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Through Their Eyes: COVID-19 Chronicles with Serilah Nyawanga


Friday, July 17th, 2020

This post is part of a new series by The Water Project meant to highlight the perspectives and experiences of the people we serve and how the COVID-19 pandemic is impacting them. We invite you to read more of their stories here.

“53-year-old Serilah looks tired and worn out,” stated Training Officer Jacquey Kangu with concern while reflecting on her recent interview of Serilah Nyawanga.

Serilah Nyawanga stands outside her homestead to greet us.

Serilah lives in the village of Shikhombero in Western Kenya, where our team recently visited to conduct a COVID-19 prevention training and monitor their protected water source, Atondola Spring. Shortly after, we returned to check in on the community, offer a COVID-19 refresher training, and ask how the pandemic is affecting their lives.

Serilah (right) stands with her children at home during the pandemic.

Serilah agreed to meet with us while observing all COVID-19 precautions and showed us how her daily life has changed since the virus came to Kenya earlier this year.

“This is a lady we met during spring protection and training who was vibrant and happy, but a few months after the pandemic, she looks different. She misses her husband, who can no longer visit, but of much more concern is that she is just a farmer and her husband used to supplement the income by taking care of the family. Now that he is not working, there is no financial assistance, so she has had to seek alternative ways to take care of the family.”

“Yes, it is evident that COVID-19’s impact has really changed not only Serilah but the entire community of Shikhombero,” Jacquey said.

Serilah reaches for the soap at her home handwashing station.

“We are living under fear and worry. Life has really hardened due to the tough economic situation,” said Serilah. At the time of Serilah’s interview, the capital city Nairobi was still under lockdown. Her husband, who usually works there and sends money home, could neither leave nor work due to the lockdown.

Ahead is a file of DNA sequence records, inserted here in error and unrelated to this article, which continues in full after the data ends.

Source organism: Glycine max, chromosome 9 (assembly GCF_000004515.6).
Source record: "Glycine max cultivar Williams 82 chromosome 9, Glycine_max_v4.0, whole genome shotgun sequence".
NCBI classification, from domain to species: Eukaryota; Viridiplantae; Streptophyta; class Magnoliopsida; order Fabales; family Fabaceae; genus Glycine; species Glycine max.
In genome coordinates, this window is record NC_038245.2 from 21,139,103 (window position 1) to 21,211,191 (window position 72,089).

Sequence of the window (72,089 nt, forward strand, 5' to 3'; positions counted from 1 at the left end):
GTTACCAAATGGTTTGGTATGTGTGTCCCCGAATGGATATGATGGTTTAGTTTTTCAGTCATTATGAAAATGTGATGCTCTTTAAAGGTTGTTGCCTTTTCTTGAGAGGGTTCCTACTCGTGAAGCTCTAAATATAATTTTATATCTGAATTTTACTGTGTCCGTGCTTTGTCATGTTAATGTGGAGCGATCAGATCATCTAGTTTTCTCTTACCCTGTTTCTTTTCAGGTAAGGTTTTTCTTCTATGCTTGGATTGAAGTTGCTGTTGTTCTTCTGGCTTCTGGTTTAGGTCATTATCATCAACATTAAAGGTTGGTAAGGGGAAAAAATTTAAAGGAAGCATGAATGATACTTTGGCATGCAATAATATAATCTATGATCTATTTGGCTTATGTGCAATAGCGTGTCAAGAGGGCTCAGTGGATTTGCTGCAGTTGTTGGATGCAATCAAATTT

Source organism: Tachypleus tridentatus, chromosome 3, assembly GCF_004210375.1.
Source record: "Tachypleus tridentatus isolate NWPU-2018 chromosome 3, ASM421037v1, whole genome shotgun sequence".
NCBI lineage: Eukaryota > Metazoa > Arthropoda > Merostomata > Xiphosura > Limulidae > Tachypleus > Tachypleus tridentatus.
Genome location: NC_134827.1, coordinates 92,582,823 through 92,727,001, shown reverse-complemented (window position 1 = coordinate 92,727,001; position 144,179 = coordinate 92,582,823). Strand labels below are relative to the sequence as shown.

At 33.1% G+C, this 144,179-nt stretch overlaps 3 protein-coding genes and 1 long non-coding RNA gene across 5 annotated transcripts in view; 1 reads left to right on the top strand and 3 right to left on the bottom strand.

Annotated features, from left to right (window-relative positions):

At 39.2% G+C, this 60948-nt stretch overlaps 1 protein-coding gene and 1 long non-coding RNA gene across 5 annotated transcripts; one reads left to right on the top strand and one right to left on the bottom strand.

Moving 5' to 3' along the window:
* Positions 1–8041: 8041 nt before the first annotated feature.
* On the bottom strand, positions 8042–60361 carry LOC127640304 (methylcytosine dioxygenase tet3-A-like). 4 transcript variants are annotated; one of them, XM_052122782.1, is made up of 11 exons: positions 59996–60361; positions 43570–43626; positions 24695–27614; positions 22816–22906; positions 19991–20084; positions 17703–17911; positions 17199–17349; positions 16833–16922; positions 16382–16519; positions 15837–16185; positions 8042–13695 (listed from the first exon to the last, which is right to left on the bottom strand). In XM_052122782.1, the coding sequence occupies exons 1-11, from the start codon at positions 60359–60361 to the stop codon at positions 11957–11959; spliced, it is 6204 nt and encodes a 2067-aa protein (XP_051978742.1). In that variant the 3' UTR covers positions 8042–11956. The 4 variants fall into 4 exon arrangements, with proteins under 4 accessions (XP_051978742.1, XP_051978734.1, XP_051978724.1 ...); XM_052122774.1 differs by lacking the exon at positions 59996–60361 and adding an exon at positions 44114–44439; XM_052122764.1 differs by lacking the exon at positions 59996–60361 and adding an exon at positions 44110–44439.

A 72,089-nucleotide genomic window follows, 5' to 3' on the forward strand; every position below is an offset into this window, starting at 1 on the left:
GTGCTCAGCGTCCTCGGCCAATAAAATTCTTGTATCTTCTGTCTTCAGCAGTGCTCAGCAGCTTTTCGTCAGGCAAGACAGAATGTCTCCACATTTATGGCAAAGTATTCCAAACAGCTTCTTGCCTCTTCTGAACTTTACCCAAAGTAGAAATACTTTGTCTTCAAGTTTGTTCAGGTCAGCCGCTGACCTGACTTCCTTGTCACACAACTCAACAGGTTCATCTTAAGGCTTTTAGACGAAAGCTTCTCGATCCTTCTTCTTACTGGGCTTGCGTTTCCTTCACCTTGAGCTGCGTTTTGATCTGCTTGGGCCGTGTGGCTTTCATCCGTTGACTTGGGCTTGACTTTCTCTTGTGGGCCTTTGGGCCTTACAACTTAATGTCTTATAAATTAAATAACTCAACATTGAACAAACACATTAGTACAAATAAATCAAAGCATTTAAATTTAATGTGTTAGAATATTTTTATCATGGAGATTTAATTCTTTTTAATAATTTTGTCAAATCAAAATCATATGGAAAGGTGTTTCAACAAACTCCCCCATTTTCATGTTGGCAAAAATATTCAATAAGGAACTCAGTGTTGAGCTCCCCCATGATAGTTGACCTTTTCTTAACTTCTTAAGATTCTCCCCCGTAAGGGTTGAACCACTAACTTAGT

Handwashing at home

“My son left for Homa Bay County for manual work just a few weeks ago. My prayer is that he keeps safe and does not contract the virus since we (Kenya) have positive cases there. My school-going children are home with me, which is not supposed to be so…I have a¬†fear for my children that they are losing study time when they are home.”

Serilah shows her mask before putting it on.

The one thing that has remained constant for Serilah throughout the pandemic is her access to clean and safe water from Atondola Spring.

“We are using safe and clean water. Imagine washing hands with dirty water, or using dirty water! I would be very worried since COVID-19 [is not kind] to dirty [hands].”

“Nowadays I have to observe hygiene like washing hands with soap and cleaning the containers before fetching water. I never used to do these before the pandemic; I am keener on hygiene to keep the virus away.”

Serilah puts on her mask.

“Matters of hygiene and sanitation and mask-making training has really been helpful. [We are now] washing hands thoroughly with soap and water as many times as possible, keeping away from social places like funerals, and wearing face masks whenever we leave our homes.”

Serilah actively participates in the COVID-19 refresher training we held in Shikhombero on the day of her interview.

Training Officer Jacquey confirmed that “the community is so grateful for the clean water since it helps them to carry out hygiene and sanitation. The community members who attended the [COVID-19] training seemed to be knowledgeable about matters concerning COVID-19 since all of them came wearing face masks.”

Our team continues to monitor Atondola Spring to ensure that Serilah and every community member in Shikhombero maintain their vital connection to good hygiene and sanitation during the pandemic: clean water.

Respond with us to provide essential services and support during the COVID-19 pandemic.

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